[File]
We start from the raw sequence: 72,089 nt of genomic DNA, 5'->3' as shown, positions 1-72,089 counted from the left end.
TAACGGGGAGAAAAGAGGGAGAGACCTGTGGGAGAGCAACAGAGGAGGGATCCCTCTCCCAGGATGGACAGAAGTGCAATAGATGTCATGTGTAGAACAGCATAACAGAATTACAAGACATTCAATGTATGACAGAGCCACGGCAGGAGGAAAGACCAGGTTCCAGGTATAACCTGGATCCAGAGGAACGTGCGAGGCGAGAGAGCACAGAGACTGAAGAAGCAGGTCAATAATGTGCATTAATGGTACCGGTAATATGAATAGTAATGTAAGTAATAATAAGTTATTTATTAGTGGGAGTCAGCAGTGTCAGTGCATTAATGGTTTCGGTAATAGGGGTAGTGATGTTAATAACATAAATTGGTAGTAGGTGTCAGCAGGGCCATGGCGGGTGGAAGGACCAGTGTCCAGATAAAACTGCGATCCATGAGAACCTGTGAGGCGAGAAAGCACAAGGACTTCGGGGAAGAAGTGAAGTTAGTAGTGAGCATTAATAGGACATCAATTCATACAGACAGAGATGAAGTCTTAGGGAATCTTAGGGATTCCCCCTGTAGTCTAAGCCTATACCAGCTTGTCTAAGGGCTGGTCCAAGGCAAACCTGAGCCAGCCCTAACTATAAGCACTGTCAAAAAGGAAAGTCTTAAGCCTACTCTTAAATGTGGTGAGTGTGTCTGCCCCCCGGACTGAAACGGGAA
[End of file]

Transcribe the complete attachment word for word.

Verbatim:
We start from the raw sequence: 72,089 nt of genomic DNA, 5'->3' as shown, positions 1-72,089 counted from the left end.
TAACGGGGAGAAAAGAGGGAGAGACCTGTGGGAGAGCAACAGAGGAGGGATCCCTCTCCCAGGATGGACAGAAGTGCAATAGATGTCATGTGTAGAACAGCATAACAGAATTACAAGACATTCAATGTATGACAGAGCCACGGCAGGAGGAAAGACCAGGTTCCAGGTATAACCTGGATCCAGAGGAACGTGCGAGGCGAGAGAGCACAGAGACTGAAGAAGCAGGTCAATAATGTGCATTAATGGTACCGGTAATATGAATAGTAATGTAAGTAATAATAAGTTATTTATTAGTGGGAGTCAGCAGTGTCAGTGCATTAATGGTTTCGGTAATAGGGGTAGTGATGTTAATAACATAAATTGGTAGTAGGTGTCAGCAGGGCCATGGCGGGTGGAAGGACCAGTGTCCAGATAAAACTGCGATCCATGAGAACCTGTGAGGCGAGAAAGCACAAGGACTTCGGGGAAGAAGTGAAGTTAGTAGTGAGCATTAATAGGACATCAATTCATACAGACAGAGATGAAGTCTTAGGGAATCTTAGGGATTCCCCCTGTAGTCTAAGCCTATACCAGCTTGTCTAAGGGCTGGTCCAAGGCAAACCTGAGCCAGCCCTAACTATAAGCACTGTCAAAAAGGAAAGTCTTAAGCCTACTCTTAAATGTGGTGAGTGTGTCTGCCCCCCGGACTGAAACGGGAA